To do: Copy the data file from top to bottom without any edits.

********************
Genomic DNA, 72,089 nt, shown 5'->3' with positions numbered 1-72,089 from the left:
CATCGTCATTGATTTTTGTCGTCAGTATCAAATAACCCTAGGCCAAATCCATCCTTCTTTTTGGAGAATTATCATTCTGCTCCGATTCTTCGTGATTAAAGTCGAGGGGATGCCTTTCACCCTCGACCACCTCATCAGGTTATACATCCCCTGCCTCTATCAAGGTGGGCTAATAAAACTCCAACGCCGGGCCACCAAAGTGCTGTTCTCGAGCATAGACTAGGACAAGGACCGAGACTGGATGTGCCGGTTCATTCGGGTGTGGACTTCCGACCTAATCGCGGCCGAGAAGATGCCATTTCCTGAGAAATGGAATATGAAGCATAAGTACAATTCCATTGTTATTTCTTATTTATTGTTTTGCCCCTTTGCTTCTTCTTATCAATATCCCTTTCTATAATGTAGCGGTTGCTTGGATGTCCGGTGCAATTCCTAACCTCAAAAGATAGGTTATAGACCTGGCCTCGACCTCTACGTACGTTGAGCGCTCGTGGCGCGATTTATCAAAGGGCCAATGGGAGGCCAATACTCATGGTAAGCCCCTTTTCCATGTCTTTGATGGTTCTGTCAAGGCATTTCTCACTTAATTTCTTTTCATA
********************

Genomic DNA, 72,089 nt, shown 5'->3' with positions numbered 1-72,089 from the left:
CATCGTCATTGATTTTTGTCGTCAGTATCAAATAACCCTAGGCCAAATCCATCCTTCTTTTTGGAGAATTATCATTCTGCTCCGATTCTTCGTGATTAAAGTCGAGGGGATGCCTTTCACCCTCGACCACCTCATCAGGTTATACATCCCCTGCCTCTATCAAGGTGGGCTAATAAAACTCCAACGCCGGGCCACCAAAGTGCTGTTCTCGAGCATAGACTAGGACAAGGACCGAGACTGGATGTGCCGGTTCATTCGGGTGTGGACTTCCGACCTAATCGCGGCCGAGAAGATGCCATTTCCTGAGAAATGGAATATGAAGCATAAGTACAATTCCATTGTTATTTCTTATTTATTGTTTTGCCCCTTTGCTTCTTCTTATCAATATCCCTTTCTATAATGTAGCGGTTGCTTGGATGTCCGGTGCAATTCCTAACCTCAAAAGATAGGTTATAGACCTGGCCTCGACCTCTACGTACGTTGAGCGCTCGTGGCGCGATTTATCAAAGGGCCAATGGGAGGCCAATACTCATGGTAAGCCCCTTTTCCATGTCTTTGATGGTTCTGTCAAGGCATTTCTCACTTAATTTCTTTTCATA